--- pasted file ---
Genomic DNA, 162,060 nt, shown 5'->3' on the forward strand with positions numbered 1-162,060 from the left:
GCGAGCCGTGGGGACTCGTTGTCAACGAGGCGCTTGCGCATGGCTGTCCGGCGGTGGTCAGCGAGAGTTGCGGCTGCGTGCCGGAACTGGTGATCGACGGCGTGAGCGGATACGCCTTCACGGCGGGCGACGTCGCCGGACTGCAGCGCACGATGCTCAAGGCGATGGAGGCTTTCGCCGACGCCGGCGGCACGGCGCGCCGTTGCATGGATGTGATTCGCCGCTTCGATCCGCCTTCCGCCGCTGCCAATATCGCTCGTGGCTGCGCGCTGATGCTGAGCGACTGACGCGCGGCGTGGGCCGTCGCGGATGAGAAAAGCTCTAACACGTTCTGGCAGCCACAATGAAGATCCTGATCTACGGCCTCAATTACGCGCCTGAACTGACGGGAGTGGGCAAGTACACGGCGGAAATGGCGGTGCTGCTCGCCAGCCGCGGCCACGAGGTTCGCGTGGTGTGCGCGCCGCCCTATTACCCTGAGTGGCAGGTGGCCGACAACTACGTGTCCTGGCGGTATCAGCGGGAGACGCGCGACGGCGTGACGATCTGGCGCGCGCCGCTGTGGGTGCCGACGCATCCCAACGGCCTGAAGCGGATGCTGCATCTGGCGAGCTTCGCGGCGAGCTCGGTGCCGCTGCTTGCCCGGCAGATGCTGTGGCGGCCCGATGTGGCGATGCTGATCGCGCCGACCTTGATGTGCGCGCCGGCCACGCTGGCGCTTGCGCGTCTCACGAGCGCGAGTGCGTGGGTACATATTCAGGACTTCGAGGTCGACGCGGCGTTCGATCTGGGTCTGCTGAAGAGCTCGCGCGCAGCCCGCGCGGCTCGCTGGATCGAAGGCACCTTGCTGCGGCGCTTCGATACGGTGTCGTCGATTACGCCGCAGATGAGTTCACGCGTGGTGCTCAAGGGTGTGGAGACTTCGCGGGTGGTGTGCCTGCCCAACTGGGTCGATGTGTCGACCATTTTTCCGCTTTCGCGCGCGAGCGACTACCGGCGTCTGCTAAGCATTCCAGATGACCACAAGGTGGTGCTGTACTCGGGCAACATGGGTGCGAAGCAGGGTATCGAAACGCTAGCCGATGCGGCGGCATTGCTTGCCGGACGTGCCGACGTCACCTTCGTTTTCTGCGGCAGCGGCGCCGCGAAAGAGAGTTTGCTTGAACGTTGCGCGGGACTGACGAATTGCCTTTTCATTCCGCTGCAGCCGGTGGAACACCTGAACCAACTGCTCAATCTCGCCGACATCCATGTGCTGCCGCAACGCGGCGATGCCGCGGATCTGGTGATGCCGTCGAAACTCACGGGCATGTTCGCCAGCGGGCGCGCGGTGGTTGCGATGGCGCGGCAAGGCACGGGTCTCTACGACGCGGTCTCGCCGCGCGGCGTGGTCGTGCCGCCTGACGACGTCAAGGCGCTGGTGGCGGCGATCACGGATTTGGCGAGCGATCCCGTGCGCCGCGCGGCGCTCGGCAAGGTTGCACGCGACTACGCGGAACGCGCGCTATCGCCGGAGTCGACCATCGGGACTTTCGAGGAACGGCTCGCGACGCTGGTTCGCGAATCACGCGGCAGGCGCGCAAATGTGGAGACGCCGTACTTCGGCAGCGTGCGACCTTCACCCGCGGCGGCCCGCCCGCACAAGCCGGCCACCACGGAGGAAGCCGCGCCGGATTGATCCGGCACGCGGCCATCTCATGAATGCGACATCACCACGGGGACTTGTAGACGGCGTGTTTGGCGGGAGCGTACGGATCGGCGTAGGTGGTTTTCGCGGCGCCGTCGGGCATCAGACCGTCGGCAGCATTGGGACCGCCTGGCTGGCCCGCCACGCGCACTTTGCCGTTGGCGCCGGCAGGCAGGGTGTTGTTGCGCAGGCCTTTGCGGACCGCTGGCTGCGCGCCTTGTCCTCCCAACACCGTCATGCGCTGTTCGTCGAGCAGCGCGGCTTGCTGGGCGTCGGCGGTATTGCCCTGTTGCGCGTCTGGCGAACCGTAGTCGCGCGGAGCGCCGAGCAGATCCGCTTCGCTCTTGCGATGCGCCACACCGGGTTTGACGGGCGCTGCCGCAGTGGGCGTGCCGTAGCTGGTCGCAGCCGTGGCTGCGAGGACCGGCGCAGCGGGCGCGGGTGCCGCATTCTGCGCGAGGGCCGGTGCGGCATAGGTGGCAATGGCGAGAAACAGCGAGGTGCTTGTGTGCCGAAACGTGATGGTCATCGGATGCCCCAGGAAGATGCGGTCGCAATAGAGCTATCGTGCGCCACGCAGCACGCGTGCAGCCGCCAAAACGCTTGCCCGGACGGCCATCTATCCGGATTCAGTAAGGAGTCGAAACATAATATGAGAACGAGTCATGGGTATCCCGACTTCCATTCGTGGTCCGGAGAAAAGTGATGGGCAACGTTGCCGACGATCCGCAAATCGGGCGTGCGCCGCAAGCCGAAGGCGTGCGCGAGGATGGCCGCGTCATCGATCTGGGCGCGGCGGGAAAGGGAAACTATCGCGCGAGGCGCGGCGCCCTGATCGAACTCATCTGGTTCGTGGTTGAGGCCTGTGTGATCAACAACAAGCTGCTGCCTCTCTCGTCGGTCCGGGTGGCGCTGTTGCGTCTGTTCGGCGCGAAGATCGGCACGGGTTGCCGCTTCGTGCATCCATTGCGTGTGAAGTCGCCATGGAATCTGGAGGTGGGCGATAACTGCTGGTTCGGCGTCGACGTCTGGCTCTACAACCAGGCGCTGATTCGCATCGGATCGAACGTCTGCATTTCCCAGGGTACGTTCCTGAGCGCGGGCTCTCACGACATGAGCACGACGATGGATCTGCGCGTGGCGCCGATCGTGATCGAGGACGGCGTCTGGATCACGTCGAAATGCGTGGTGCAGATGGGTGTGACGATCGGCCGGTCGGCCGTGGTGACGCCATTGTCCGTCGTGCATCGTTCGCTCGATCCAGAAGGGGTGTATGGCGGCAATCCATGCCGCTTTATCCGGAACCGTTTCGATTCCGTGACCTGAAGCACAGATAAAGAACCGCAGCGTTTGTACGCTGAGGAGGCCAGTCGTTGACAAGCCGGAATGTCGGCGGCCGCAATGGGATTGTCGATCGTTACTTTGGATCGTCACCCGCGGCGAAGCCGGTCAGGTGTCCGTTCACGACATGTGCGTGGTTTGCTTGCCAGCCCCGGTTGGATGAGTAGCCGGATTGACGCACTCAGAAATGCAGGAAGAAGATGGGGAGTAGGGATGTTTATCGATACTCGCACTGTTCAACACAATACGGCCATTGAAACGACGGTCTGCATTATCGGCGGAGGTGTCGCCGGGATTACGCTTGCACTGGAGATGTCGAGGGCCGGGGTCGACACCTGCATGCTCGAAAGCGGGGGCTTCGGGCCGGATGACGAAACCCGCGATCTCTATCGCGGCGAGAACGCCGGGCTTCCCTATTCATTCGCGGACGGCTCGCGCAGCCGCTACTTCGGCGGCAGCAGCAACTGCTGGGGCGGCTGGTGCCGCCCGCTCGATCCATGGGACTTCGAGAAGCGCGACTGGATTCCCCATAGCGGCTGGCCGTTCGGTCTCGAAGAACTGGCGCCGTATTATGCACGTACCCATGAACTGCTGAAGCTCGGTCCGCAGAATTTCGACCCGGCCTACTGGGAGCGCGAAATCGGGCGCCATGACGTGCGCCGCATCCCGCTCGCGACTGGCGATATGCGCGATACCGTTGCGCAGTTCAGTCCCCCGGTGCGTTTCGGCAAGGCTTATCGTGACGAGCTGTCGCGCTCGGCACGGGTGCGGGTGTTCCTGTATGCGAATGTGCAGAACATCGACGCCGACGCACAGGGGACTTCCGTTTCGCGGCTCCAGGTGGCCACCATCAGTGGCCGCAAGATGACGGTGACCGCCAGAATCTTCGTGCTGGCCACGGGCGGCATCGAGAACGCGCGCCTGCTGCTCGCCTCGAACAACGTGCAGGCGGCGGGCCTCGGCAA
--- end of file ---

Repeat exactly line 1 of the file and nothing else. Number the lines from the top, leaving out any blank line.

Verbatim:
Genomic DNA, 162,060 nt, shown 5'->3' on the forward strand with positions numbered 1-162,060 from the left: